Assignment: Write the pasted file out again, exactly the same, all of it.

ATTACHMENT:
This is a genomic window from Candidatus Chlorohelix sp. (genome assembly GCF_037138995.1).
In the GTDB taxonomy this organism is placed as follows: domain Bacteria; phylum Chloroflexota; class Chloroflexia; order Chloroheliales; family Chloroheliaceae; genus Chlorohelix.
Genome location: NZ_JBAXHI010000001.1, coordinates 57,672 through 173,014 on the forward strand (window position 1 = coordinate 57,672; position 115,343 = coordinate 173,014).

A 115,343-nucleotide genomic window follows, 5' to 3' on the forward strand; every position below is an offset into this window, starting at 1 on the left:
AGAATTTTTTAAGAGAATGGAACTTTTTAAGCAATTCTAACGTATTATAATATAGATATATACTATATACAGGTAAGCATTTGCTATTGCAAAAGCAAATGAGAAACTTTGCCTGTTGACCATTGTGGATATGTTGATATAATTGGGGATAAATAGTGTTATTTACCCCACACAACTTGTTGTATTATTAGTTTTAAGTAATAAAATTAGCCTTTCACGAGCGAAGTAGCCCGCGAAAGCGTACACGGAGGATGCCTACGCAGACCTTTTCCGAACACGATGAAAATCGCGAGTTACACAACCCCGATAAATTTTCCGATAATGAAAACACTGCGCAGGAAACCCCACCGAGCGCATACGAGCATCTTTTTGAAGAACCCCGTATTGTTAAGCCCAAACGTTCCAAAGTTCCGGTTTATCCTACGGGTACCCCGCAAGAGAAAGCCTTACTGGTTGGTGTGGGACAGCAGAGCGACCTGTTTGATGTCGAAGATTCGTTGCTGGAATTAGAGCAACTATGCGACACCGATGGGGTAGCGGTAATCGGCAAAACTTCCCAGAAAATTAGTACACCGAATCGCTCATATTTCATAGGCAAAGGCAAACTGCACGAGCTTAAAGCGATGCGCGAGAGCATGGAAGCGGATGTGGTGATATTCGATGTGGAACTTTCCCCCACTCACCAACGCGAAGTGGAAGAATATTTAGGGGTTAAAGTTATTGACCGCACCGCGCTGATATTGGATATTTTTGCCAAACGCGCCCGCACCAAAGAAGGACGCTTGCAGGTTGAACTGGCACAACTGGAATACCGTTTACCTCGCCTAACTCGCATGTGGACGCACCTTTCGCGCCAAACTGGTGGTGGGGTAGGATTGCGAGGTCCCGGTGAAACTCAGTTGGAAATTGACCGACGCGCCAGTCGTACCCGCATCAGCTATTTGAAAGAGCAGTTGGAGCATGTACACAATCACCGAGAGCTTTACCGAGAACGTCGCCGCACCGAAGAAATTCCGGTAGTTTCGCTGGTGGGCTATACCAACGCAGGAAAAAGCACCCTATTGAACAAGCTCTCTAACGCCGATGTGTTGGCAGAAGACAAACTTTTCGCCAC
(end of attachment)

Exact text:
This is a genomic window from Candidatus Chlorohelix sp. (genome assembly GCF_037138995.1).
In the GTDB taxonomy this organism is placed as follows: domain Bacteria; phylum Chloroflexota; class Chloroflexia; order Chloroheliales; family Chloroheliaceae; genus Chlorohelix.
Genome location: NZ_JBAXHI010000001.1, coordinates 57,672 through 173,014 on the forward strand (window position 1 = coordinate 57,672; position 115,343 = coordinate 173,014).

A 115,343-nucleotide genomic window follows, 5' to 3' on the forward strand; every position below is an offset into this window, starting at 1 on the left:
AGAATTTTTTAAGAGAATGGAACTTTTTAAGCAATTCTAACGTATTATAATATAGATATATACTATATACAGGTAAGCATTTGCTATTGCAAAAGCAAATGAGAAACTTTGCCTGTTGACCATTGTGGATATGTTGATATAATTGGGGATAAATAGTGTTATTTACCCCACACAACTTGTTGTATTATTAGTTTTAAGTAATAAAATTAGCCTTTCACGAGCGAAGTAGCCCGCGAAAGCGTACACGGAGGATGCCTACGCAGACCTTTTCCGAACACGATGAAAATCGCGAGTTACACAACCCCGATAAATTTTCCGATAATGAAAACACTGCGCAGGAAACCCCACCGAGCGCATACGAGCATCTTTTTGAAGAACCCCGTATTGTTAAGCCCAAACGTTCCAAAGTTCCGGTTTATCCTACGGGTACCCCGCAAGAGAAAGCCTTACTGGTTGGTGTGGGACAGCAGAGCGACCTGTTTGATGTCGAAGATTCGTTGCTGGAATTAGAGCAACTATGCGACACCGATGGGGTAGCGGTAATCGGCAAAACTTCCCAGAAAATTAGTACACCGAATCGCTCATATTTCATAGGCAAAGGCAAACTGCACGAGCTTAAAGCGATGCGCGAGAGCATGGAAGCGGATGTGGTGATATTCGATGTGGAACTTTCCCCCACTCACCAACGCGAAGTGGAAGAATATTTAGGGGTTAAAGTTATTGACCGCACCGCGCTGATATTGGATATTTTTGCCAAACGCGCCCGCACCAAAGAAGGACGCTTGCAGGTTGAACTGGCACAACTGGAATACCGTTTACCTCGCCTAACTCGCATGTGGACGCACCTTTCGCGCCAAACTGGTGGTGGGGTAGGATTGCGAGGTCCCGGTGAAACTCAGTTGGAAATTGACCGACGCGCCAGTCGTACCCGCATCAGCTATTTGAAAGAGCAGTTGGAGCATGTACACAATCACCGAGAGCTTTACCGAGAACGTCGCCGCACCGAAGAAATTCCGGTAGTTTCGCTGGTGGGCTATACCAACGCAGGAAAAAGCACCCTATTGAACAAGCTCTCTAACGCCGATGTGTTGGCAGAAGACAAACTTTTCGCCAC